Two Years

Wow – has it really been two years since I posted anything? That’s ok, no one was reading anyway.

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Nice analogy

I like this analogy.

Sometimes you don’t just have a hammer, you have an array of hammers. You have rock hammers, claw hammers, and sledge hammers, all in numerous sizes. You have a variety of wooden and rubber mallets too. You’ve even got a gavel. Because you have such an impressive collection of specialized hammers, y…

Spam Spam Spam Spam

Trying a new spam blocker since pretty much every comment I get is spam.

Details on Google’s Self Driving Cars relies on very detailed maps of the roads and terrain, something that Urmson said is essential to determine accurately where the car is. Using GPS-based techniques alone, he said, the location could be off by several meters.

The second thing is that, before sending the self-driving car on a road test, Google engineers drive along the route one or more times to gather data about the environment. When it’s the autonomous vehicle’s turn to drive itself, it compares the data it is acquiring to the previously recorded data, an approach that is useful to differentiate pedestrians from stationary objects like poles and mailboxes.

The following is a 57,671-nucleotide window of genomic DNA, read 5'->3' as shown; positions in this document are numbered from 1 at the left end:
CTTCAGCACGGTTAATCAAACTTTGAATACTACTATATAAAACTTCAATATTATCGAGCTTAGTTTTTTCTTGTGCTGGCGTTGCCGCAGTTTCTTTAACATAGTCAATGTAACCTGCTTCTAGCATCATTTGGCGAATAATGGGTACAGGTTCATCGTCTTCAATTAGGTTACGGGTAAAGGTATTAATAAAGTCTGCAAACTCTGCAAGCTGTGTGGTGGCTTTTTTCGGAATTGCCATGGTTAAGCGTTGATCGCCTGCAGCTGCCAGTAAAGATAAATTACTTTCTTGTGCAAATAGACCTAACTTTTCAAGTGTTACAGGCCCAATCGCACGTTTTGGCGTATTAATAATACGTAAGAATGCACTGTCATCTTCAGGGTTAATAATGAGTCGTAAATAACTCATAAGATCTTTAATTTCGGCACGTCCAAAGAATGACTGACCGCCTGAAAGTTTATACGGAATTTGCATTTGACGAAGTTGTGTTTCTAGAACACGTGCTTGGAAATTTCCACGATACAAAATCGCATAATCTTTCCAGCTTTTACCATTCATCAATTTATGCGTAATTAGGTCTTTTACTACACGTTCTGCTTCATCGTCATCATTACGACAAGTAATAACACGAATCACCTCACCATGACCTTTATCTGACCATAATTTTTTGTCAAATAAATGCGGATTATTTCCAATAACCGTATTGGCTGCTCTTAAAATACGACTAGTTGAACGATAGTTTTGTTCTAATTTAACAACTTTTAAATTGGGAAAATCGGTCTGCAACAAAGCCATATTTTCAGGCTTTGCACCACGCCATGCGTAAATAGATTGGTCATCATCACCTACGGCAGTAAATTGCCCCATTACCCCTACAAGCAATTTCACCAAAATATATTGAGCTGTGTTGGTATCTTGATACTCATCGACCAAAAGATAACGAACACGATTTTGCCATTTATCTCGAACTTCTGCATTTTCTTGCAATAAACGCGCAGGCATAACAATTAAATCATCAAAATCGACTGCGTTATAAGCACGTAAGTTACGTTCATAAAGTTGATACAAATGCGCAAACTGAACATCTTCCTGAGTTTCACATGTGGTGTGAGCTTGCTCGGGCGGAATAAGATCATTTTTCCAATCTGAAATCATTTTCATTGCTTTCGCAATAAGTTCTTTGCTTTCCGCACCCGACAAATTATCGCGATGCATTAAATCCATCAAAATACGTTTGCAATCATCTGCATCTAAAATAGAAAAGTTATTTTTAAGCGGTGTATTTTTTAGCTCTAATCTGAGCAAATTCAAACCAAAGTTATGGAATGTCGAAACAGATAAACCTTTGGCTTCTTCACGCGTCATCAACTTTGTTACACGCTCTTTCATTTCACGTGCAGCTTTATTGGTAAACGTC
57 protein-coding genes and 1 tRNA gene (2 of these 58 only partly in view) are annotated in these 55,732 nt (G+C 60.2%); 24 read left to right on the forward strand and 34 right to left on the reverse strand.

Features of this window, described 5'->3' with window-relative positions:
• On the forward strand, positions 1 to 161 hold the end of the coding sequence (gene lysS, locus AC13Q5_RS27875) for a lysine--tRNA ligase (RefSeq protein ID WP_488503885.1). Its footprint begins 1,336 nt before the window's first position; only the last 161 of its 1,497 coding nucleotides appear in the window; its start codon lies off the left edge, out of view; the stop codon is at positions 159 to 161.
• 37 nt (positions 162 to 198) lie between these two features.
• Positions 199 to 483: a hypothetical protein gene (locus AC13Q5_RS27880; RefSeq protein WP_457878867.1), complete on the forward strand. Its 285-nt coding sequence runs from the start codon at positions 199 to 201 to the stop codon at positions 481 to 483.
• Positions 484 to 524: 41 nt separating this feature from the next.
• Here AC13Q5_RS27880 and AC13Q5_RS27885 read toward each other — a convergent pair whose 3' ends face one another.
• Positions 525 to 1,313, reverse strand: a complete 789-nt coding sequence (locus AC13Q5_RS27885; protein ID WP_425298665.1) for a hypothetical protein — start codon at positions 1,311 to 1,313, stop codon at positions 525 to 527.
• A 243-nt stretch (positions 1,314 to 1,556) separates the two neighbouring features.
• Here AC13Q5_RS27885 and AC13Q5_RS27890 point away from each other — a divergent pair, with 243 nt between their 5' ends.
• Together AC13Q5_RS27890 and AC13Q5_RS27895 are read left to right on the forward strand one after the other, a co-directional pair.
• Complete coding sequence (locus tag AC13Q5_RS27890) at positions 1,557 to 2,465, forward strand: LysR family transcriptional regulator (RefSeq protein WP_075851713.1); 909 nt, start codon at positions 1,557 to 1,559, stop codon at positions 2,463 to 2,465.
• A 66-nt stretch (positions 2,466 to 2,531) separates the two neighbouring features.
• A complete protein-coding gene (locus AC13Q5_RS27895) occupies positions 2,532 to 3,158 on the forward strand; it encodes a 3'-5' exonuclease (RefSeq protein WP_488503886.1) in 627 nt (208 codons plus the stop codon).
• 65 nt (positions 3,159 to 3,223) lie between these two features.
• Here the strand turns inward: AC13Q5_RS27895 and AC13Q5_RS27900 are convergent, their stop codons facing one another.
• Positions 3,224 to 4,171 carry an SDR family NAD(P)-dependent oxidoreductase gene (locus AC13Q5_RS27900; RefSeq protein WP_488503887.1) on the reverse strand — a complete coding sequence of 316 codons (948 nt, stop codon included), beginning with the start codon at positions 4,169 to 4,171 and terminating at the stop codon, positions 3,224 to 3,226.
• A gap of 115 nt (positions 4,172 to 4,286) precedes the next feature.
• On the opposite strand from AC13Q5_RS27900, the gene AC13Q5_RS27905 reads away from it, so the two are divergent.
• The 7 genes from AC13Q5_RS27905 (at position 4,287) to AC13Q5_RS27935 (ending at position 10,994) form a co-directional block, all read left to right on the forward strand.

The video above shows the results. At one point you can see the car stopping at an intersection. After the light turns green, the car starts a left turn, but there are pedestrians crossing. No problem: It yields to the pedestrians, and even to a guy who decides to cross at the last minute.


Sometimes, however, the car has to be more “aggressive.” When going through a four-way intersection, for example, it yields to other vehicles based on road rules; but if other cars don’t reciprocate, it advances a bit to show to the other drivers its intention. Without programming that kind of behavior, Urmson said, it would be impossible for the robot car to drive in the real world.